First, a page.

Resnais uses a detached directness that creates horror via a cold, unflinching eye for detail. The result is the feeling of helplessness for a war fought, lives lost, and tragedy overcoming peace. Something sensuous is born out of harsh images because Resnais chooses to give us pieces not only of death but signs of life. Such as fingers grasped desperately around chain-link fence or mountains of hair, having been shaved off the heads of those kept in the camps, or shoes removed from their feet.


As Renais moved away from documentaries and into narrative, it may at first seem surprising that he became concerned less with reality than the nature of dreams. Some of his films, most notably Last Year of Marienbad, could be described as an experimental exercise into the trickery of human recollection. However, it’s not surprising, given Resnais’ interest in the nature of our mind’s eyes, that his films remained corporeal and continued to focus on the vagueness of thought.

Just as nonfiction, by its nature, is blurred by the subjectivity of truth, so too is memory and the interpretation of historical facts. In Hiroshima Mon Amor, the real events that unfolded in the bombing of Hiroshima, Japan literally lay soot on two lovers lost between their romance and the icy hand of a cultural tragedy.


17. Leni Riefenstahl

Enough has been written about Leni Riefenstahl’s connection to Nazism that it’s almost grating to hear how beyond the propagandizing of the cruelest act of the 20th Century is a distinct boundary-pushing artistry. So how then does one describe Riefenstahl without the basic examples that befit her, along with artistic standard-setter DW Griffith and Birth of a Nation? Firstly, Riefenstahl’s finest work may be the one that least obviously promotes Nazism.

This film is Olympia, which was less directly about puffing up the Fuhrer and more a celebration of athletic bodies, human perseverance, and a nation which was thought to be basing its methodology on each. Granted what Riefenstahl theoretically set out to capture was a disgusting example of Adolf Hitler’s belief in exterminating lesser humans. However, the end result not only put the history of sport on a pedestal but encouraged athleticism of all kinds, not least of which is a sequence that displays races by breathtaking African American sprinter Jesse Owens.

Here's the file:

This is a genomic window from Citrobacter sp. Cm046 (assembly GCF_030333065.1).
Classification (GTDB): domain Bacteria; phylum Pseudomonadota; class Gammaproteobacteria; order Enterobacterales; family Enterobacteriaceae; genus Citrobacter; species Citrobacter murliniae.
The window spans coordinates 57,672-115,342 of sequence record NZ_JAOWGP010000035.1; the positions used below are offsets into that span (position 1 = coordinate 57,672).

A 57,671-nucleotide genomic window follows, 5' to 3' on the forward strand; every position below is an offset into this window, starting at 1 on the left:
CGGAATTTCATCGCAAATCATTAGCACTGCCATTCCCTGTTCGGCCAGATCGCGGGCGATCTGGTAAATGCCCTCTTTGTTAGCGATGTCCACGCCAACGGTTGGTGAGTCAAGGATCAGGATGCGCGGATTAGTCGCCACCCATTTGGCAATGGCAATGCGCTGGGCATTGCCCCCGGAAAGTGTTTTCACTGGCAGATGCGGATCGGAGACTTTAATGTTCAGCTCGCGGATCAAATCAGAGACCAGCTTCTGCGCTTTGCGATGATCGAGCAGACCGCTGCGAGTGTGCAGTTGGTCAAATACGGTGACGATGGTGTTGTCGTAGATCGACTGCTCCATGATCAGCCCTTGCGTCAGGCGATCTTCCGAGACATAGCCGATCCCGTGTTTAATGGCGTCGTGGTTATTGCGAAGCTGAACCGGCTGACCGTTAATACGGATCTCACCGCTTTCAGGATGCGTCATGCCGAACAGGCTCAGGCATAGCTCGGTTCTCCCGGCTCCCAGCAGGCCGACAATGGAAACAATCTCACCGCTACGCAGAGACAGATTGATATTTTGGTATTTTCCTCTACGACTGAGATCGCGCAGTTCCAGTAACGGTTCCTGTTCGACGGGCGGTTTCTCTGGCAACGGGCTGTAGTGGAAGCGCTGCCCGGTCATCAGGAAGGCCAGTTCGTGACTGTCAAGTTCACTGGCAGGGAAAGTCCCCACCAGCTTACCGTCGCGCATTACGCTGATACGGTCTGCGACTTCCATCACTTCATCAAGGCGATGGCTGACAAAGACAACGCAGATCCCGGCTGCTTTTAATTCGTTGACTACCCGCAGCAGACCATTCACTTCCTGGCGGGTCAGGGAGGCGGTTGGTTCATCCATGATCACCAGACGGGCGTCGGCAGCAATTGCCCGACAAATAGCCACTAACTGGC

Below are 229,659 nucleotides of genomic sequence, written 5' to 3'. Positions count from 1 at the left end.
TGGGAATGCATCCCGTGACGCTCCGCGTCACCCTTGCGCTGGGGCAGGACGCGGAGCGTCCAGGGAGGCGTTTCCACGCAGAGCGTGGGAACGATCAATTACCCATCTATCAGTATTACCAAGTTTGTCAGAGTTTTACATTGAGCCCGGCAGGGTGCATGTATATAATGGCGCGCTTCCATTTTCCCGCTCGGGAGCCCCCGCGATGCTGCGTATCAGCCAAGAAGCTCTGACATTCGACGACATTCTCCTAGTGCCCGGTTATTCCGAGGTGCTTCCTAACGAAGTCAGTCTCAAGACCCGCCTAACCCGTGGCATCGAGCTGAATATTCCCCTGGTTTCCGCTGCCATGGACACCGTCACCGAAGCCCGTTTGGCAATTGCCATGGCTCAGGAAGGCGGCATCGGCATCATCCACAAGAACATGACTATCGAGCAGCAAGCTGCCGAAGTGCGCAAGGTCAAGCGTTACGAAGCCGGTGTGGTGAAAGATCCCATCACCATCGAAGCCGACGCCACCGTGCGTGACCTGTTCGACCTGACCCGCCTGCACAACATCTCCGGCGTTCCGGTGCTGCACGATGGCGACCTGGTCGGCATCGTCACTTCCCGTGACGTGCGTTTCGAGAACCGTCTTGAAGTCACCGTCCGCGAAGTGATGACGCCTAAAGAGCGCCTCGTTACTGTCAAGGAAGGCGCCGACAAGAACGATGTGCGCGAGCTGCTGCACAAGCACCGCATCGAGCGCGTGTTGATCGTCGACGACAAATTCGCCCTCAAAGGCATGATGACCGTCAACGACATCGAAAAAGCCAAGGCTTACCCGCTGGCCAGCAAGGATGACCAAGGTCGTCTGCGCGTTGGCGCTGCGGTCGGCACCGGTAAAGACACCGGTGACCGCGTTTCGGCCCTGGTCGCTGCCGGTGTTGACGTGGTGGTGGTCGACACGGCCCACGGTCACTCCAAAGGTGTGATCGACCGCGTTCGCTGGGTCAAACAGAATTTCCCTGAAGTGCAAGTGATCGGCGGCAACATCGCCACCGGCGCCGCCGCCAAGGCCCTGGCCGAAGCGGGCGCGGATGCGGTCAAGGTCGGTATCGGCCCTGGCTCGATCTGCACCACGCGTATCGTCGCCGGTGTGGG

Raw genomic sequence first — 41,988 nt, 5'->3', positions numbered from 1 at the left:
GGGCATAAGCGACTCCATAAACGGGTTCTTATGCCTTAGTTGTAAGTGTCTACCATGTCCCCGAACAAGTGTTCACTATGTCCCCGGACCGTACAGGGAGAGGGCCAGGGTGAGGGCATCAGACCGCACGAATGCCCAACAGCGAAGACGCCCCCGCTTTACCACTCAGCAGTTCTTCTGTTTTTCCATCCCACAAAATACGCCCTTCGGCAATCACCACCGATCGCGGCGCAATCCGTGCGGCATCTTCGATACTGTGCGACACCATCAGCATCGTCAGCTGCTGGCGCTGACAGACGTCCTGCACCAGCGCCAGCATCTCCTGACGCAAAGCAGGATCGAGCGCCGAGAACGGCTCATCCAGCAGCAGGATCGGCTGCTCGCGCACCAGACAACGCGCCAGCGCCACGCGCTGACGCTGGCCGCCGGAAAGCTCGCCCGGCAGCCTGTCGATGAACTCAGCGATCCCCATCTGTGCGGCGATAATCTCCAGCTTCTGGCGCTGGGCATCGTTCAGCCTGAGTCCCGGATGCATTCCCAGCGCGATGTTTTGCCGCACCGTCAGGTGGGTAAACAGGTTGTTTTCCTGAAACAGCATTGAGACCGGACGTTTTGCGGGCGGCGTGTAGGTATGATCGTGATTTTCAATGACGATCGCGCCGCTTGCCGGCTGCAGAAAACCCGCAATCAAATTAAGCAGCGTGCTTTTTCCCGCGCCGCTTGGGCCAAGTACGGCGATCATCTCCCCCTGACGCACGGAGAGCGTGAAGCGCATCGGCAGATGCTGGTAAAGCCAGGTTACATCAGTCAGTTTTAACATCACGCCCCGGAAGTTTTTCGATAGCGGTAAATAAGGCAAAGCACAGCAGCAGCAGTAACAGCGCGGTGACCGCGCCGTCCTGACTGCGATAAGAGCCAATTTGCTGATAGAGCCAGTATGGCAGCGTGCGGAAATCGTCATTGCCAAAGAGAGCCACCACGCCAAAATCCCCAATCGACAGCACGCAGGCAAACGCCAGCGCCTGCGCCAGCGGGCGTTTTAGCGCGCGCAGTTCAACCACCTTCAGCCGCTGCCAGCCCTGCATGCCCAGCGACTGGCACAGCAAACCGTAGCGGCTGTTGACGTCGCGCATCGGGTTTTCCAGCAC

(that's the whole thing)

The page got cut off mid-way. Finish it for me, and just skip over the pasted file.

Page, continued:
Regardless of subject matter, even if the subject matter is so damning it is inextricably linked to the overall conception of the film, Riefenstahl’s greatest contribution to documentary filmmaking was her willingness to push stylistic technique.

While setting up scenes and filming in ways that wouldn’t wait for something to occur at the expense of burning valuable film was commonplace since Flaherty filmed Nanook, Riefenstahl explored how construction could be less about recreating reality and more about elevating it. As such, her films introduced techniques now familiar amongst everything from political debates to sporting matches. The illusion of capturing reality is folded into the presentation, making a live event into entertainment.


18. Jean Rouch

If you know the cliff notes on Jean Rouch then you may have heard he invented Cinema Verite, as well as its slightly altered cousin Direct Cinema, which emphasized turning a camera on the subject without obvious edits or alterations. However, viewed now, Rouch’s films feel closer to the stunt documentaries and social experimentation that has grown in popularity recently, than to his Direct Cinema relatives.

Take for example perhaps Rouch’s most famous scene in his most famous film The Chronicle of Summer, wherein a handful of subjects, with which he has engaged on an extremely self-conscious level, view the footage he has been shooting for the film within the film itself.

The Chronicle of Summer

Rouch’s Summer may be his most famous work, because of how snuggly it adds a nonfiction piece into the Nouvelle Vague canon, but his earlier anthropological works are arguably more memorable for. Africa remains unknown territory for many outsiders, even if in recent decades attention has been paid. In films such as Moi, un noir, Les Maîtres Fous and Baby Ghana, Rogue was one of the first to turn his camera on to remote towns and villages in African nations, capturing civilizations still immune to the modernity of other countries, while also displaying centuries of tradition and community dependence.